Professor Alison Peck Discusses Her Recent Book, The Accidental History of U.S. Immigration Courts, on Courtroom5 Podcast

On November 2, 2022, West Virginia University College of Law professor Alison Peck was interviewed on Who Wrote that Up for You?, a podcast hosted by Courtroom5. Professor Peck was interviewed by hosts Sonja Ebron and Debra Slone about her recently published book The Accidental History of the U.S. Immigration Courts.

About Professor Peck's book:

How the immigration courts became part of the nation’s law enforcement agency—and how to reshape them.

During the Trump administration, the immigration courts were decried as more politicized enforcement weapon than impartial tribunal. Yet few people are aware of a fundamental flaw in the system that has long pre-dated that administration: The immigration courts are not really “courts” at all but an office of the Department of Justice—the nation’s law enforcement agency.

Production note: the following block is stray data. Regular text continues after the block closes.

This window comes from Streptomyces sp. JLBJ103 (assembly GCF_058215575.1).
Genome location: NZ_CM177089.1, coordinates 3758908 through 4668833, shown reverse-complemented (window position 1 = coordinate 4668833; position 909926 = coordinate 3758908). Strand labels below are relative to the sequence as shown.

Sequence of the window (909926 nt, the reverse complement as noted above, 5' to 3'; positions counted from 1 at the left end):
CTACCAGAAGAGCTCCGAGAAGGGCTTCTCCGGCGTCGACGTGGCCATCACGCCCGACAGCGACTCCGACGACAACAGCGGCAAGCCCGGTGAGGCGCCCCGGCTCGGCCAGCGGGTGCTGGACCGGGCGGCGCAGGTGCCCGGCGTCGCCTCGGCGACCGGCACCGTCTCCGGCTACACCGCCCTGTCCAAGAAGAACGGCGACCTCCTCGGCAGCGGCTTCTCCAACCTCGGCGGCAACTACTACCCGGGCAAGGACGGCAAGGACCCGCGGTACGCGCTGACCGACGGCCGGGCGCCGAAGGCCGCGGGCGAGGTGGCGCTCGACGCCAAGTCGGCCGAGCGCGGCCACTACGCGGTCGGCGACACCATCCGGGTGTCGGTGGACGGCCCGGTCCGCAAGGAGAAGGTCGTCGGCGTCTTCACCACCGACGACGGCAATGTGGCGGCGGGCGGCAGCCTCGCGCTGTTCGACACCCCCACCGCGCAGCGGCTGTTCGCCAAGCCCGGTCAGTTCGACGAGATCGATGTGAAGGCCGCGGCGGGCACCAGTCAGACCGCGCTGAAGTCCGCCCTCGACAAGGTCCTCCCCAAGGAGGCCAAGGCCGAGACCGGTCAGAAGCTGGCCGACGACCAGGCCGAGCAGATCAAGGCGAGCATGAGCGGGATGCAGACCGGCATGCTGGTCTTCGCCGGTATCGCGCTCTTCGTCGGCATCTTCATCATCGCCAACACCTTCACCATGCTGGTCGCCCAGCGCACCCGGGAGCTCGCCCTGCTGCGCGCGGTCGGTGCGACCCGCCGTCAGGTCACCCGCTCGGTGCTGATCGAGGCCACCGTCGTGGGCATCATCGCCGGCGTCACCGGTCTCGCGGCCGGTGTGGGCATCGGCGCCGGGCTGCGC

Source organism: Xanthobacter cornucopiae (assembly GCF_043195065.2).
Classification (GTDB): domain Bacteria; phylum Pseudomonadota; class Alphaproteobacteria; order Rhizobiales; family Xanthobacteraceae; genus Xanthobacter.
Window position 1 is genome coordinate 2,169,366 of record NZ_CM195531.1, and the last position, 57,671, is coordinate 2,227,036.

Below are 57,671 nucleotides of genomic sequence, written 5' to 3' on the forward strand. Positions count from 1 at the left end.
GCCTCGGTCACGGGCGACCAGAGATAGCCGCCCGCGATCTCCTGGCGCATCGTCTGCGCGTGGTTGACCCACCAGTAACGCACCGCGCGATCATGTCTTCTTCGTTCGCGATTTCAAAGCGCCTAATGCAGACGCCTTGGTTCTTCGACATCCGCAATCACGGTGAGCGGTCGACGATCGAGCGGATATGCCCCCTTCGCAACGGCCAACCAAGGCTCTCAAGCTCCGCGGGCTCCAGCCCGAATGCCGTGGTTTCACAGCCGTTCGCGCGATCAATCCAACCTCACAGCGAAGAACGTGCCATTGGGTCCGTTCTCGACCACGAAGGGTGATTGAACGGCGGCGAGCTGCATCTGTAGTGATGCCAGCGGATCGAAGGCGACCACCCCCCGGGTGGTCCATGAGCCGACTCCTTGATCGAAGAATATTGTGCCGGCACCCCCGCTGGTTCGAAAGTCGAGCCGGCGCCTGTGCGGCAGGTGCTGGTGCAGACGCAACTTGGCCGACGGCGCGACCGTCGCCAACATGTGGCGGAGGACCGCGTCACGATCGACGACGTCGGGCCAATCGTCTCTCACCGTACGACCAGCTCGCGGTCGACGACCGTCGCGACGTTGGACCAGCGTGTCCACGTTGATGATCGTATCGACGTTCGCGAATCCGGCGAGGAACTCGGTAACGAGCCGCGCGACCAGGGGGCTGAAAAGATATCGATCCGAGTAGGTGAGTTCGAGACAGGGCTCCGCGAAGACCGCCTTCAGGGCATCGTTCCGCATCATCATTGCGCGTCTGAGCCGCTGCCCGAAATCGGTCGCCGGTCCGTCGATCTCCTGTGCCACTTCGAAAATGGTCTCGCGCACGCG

This original and surprising diagnosis shows how paranoia sparked by World War II and the War on Terror drove the structure of the immigration courts. Focusing on previously unstudied decisions in the Roosevelt and Bush administrations, the narrative laid out in this book divulges both the human tragedy of our current immigration court system and the human crises that led to its creation. Moving the reader from understanding to action, Alison Peck offers a lens through which to evaluate contemporary bills and proposals to reform our immigration court system. Peck provides an accessible legal analysis of recent events to make the case for independent immigration courts, proposing that the courts be moved into an independent, Article I court system. As long as the immigration courts remain under the authority of the attorney general, the administration of immigration justice will remain a game of political football—with people’s very lives on the line.

Find more of Professor Peck's scholarship at her SelectedWorks scholarship profile.

A headshot of Professor Alison Peck